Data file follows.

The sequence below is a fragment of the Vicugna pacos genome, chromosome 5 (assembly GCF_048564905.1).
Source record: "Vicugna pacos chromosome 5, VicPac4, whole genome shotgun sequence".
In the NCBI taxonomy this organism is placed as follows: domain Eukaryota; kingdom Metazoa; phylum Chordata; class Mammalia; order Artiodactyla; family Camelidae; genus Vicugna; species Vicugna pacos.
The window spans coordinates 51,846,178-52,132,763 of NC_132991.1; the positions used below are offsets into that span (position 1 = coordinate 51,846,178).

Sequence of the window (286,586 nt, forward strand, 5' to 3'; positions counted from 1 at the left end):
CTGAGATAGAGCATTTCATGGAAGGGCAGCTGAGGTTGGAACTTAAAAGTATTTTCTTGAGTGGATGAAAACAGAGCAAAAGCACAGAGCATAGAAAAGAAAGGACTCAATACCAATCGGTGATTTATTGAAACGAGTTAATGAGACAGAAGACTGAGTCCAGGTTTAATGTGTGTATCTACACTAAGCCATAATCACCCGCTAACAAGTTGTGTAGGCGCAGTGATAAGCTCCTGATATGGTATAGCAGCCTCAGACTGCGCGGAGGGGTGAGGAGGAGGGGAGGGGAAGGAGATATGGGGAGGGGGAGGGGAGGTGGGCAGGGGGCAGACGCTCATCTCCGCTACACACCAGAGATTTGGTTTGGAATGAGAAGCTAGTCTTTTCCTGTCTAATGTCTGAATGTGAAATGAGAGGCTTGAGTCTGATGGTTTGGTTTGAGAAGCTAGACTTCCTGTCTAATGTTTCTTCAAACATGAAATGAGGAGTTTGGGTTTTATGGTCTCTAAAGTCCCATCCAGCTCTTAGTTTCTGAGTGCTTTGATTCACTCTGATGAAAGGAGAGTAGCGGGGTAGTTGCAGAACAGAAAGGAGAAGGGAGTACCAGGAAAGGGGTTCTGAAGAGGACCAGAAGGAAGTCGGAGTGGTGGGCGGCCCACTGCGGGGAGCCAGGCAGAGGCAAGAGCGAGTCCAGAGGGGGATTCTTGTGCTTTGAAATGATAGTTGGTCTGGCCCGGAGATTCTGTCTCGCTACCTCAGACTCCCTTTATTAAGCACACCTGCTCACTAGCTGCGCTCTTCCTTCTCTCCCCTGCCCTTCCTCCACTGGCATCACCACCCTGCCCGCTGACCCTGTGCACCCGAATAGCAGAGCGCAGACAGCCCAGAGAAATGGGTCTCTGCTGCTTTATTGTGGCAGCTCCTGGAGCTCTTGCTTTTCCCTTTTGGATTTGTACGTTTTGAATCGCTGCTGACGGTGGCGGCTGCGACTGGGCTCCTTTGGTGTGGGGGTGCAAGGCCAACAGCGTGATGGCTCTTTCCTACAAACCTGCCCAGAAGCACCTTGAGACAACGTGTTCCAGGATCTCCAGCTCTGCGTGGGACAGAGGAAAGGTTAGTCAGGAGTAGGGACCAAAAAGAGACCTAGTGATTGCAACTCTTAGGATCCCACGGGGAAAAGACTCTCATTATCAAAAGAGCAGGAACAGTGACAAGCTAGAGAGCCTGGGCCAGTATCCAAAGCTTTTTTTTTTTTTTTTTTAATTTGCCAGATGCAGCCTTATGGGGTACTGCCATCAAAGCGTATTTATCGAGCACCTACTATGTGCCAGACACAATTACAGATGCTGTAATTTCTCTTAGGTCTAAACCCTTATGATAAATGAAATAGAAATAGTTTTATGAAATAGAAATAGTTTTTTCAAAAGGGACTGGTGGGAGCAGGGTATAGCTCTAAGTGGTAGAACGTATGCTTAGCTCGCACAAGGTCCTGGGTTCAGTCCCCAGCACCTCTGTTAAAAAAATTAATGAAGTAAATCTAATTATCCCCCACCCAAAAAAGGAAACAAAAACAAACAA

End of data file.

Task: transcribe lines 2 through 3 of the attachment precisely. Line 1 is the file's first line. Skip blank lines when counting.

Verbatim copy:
Source record: "Vicugna pacos chromosome 5, VicPac4, whole genome shotgun sequence".
In the NCBI taxonomy this organism is placed as follows: domain Eukaryota; kingdom Metazoa; phylum Chordata; class Mammalia; order Artiodactyla; family Camelidae; genus Vicugna; species Vicugna pacos.